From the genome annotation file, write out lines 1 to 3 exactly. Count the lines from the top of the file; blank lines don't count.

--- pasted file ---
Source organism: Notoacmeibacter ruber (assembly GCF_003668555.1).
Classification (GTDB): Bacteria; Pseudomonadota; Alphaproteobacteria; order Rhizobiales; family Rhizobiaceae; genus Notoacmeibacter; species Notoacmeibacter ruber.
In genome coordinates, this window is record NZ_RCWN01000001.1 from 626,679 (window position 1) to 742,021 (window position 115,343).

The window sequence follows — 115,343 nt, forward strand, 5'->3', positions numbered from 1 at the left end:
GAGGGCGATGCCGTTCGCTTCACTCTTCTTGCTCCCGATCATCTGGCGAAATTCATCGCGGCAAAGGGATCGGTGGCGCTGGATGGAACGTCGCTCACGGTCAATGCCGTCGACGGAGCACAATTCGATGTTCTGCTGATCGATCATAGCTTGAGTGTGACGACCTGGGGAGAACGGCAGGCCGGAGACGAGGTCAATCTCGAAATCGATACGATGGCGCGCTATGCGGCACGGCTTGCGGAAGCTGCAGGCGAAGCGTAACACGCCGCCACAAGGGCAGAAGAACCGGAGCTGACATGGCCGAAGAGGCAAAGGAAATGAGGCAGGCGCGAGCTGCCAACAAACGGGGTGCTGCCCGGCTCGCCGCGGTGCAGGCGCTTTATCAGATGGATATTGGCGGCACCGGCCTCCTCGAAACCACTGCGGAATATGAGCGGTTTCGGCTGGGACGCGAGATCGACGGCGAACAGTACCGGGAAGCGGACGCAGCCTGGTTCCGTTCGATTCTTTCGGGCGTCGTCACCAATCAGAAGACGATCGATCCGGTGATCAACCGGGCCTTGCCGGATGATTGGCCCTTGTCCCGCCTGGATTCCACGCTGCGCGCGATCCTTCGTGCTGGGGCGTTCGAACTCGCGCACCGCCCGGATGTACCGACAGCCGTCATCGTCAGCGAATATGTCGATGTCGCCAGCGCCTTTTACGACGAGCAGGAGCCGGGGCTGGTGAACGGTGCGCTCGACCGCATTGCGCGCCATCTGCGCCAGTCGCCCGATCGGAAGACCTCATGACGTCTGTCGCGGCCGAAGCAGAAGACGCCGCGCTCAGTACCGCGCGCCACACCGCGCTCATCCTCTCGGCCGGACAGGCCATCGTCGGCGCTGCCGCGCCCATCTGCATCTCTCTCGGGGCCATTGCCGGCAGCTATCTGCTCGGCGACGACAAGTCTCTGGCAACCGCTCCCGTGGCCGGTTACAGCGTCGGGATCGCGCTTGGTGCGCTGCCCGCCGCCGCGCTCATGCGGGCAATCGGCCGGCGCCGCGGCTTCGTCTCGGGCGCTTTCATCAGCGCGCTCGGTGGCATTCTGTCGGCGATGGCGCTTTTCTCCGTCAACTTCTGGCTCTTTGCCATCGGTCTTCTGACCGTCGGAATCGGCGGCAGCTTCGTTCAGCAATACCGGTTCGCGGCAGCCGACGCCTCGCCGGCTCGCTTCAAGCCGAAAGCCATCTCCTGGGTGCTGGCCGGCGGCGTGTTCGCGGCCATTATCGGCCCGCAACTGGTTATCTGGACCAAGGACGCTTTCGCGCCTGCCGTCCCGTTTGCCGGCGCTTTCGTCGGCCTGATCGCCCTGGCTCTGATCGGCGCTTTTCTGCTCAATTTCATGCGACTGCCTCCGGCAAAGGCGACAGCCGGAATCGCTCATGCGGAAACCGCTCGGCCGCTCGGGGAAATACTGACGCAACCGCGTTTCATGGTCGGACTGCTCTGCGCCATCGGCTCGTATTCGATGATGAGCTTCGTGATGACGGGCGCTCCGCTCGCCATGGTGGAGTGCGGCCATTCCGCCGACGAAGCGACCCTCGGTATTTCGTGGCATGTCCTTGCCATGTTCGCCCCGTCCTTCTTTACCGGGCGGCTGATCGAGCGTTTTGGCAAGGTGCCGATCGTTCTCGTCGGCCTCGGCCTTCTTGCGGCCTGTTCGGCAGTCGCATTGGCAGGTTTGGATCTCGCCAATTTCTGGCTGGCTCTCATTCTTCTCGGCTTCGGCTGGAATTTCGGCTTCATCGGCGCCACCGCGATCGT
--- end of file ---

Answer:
Source organism: Notoacmeibacter ruber (assembly GCF_003668555.1).
Classification (GTDB): Bacteria; Pseudomonadota; Alphaproteobacteria; order Rhizobiales; family Rhizobiaceae; genus Notoacmeibacter; species Notoacmeibacter ruber.
In genome coordinates, this window is record NZ_RCWN01000001.1 from 626,679 (window position 1) to 742,021 (window position 115,343).